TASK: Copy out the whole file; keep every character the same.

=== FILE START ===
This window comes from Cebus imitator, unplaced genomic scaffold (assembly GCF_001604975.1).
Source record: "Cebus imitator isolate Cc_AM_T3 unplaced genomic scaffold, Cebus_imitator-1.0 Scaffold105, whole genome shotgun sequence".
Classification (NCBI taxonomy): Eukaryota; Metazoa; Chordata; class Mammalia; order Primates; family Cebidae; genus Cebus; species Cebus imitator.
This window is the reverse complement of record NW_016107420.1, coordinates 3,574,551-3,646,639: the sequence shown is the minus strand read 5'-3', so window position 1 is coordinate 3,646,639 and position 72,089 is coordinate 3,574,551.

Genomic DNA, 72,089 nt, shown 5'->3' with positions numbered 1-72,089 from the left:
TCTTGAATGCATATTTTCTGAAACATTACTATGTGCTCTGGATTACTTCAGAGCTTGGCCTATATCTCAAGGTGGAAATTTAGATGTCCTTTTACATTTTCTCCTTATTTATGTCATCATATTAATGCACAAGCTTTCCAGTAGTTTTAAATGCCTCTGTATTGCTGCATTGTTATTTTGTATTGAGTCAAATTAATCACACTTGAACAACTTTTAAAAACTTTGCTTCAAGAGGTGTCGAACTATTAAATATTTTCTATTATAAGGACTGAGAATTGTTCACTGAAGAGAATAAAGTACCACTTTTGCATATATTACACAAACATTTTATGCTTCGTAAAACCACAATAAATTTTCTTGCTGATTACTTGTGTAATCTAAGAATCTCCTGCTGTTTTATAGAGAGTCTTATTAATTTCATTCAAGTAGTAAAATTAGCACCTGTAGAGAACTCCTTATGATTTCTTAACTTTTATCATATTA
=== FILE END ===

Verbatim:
This window comes from Cebus imitator, unplaced genomic scaffold (assembly GCF_001604975.1).
Source record: "Cebus imitator isolate Cc_AM_T3 unplaced genomic scaffold, Cebus_imitator-1.0 Scaffold105, whole genome shotgun sequence".
Classification (NCBI taxonomy): Eukaryota; Metazoa; Chordata; class Mammalia; order Primates; family Cebidae; genus Cebus; species Cebus imitator.
This window is the reverse complement of record NW_016107420.1, coordinates 3,574,551-3,646,639: the sequence shown is the minus strand read 5'-3', so window position 1 is coordinate 3,646,639 and position 72,089 is coordinate 3,574,551.

Genomic DNA, 72,089 nt, shown 5'->3' with positions numbered 1-72,089 from the left:
TCTTGAATGCATATTTTCTGAAACATTACTATGTGCTCTGGATTACTTCAGAGCTTGGCCTATATCTCAAGGTGGAAATTTAGATGTCCTTTTACATTTTCTCCTTATTTATGTCATCATATTAATGCACAAGCTTTCCAGTAGTTTTAAATGCCTCTGTATTGCTGCATTGTTATTTTGTATTGAGTCAAATTAATCACACTTGAACAACTTTTAAAAACTTTGCTTCAAGAGGTGTCGAACTATTAAATATTTTCTATTATAAGGACTGAGAATTGTTCACTGAAGAGAATAAAGTACCACTTTTGCATATATTACACAAACATTTTATGCTTCGTAAAACCACAATAAATTTTCTTGCTGATTACTTGTGTAATCTAAGAATCTCCTGCTGTTTTATAGAGAGTCTTATTAATTTCATTCAAGTAGTAAAATTAGCACCTGTAGAGAACTCCTTATGATTTCTTAACTTTTATCATATTA